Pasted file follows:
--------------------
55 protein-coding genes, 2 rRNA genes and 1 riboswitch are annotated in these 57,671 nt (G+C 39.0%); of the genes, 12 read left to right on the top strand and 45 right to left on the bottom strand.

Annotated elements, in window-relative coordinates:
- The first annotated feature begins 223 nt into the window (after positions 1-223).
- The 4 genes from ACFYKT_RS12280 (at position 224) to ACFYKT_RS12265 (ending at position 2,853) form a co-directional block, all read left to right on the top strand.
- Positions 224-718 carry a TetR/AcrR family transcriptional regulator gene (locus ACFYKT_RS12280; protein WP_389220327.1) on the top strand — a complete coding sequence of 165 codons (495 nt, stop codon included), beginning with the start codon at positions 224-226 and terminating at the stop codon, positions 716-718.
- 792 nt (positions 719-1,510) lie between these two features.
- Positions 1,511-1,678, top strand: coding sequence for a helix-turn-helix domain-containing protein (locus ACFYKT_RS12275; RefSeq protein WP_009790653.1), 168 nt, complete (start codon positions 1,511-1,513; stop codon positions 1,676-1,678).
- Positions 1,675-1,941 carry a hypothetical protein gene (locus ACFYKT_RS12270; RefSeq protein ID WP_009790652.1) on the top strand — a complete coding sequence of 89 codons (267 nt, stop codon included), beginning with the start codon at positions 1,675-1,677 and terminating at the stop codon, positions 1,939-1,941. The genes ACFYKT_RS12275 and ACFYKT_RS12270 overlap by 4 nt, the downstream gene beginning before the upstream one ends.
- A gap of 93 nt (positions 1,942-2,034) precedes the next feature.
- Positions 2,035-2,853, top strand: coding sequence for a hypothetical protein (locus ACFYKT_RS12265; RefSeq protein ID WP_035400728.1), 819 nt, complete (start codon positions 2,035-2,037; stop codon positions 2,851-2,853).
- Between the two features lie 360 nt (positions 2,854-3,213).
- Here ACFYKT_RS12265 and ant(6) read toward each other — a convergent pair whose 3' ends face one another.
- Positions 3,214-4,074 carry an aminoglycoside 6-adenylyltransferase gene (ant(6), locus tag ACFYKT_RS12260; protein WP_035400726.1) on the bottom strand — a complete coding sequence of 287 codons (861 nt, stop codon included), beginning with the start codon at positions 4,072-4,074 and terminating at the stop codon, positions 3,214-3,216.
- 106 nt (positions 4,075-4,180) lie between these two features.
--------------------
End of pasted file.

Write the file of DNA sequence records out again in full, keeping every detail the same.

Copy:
55 protein-coding genes, 2 rRNA genes and 1 riboswitch are annotated in these 57,671 nt (G+C 39.0%); of the genes, 12 read left to right on the top strand and 45 right to left on the bottom strand.

Annotated elements, in window-relative coordinates:
- The first annotated feature begins 223 nt into the window (after positions 1-223).
- The 4 genes from ACFYKT_RS12280 (at position 224) to ACFYKT_RS12265 (ending at position 2,853) form a co-directional block, all read left to right on the top strand.
- Positions 224-718 carry a TetR/AcrR family transcriptional regulator gene (locus ACFYKT_RS12280; protein WP_389220327.1) on the top strand — a complete coding sequence of 165 codons (495 nt, stop codon included), beginning with the start codon at positions 224-226 and terminating at the stop codon, positions 716-718.
- 792 nt (positions 719-1,510) lie between these two features.
- Positions 1,511-1,678, top strand: coding sequence for a helix-turn-helix domain-containing protein (locus ACFYKT_RS12275; RefSeq protein WP_009790653.1), 168 nt, complete (start codon positions 1,511-1,513; stop codon positions 1,676-1,678).
- Positions 1,675-1,941 carry a hypothetical protein gene (locus ACFYKT_RS12270; RefSeq protein ID WP_009790652.1) on the top strand — a complete coding sequence of 89 codons (267 nt, stop codon included), beginning with the start codon at positions 1,675-1,677 and terminating at the stop codon, positions 1,939-1,941. The genes ACFYKT_RS12275 and ACFYKT_RS12270 overlap by 4 nt, the downstream gene beginning before the upstream one ends.
- A gap of 93 nt (positions 1,942-2,034) precedes the next feature.
- Positions 2,035-2,853, top strand: coding sequence for a hypothetical protein (locus ACFYKT_RS12265; RefSeq protein ID WP_035400728.1), 819 nt, complete (start codon positions 2,035-2,037; stop codon positions 2,851-2,853).
- Between the two features lie 360 nt (positions 2,854-3,213).
- Here ACFYKT_RS12265 and ant(6) read toward each other — a convergent pair whose 3' ends face one another.
- Positions 3,214-4,074 carry an aminoglycoside 6-adenylyltransferase gene (ant(6), locus tag ACFYKT_RS12260; protein WP_035400726.1) on the bottom strand — a complete coding sequence of 287 codons (861 nt, stop codon included), beginning with the start codon at positions 4,072-4,074 and terminating at the stop codon, positions 3,214-3,216.
- 106 nt (positions 4,075-4,180) lie between these two features.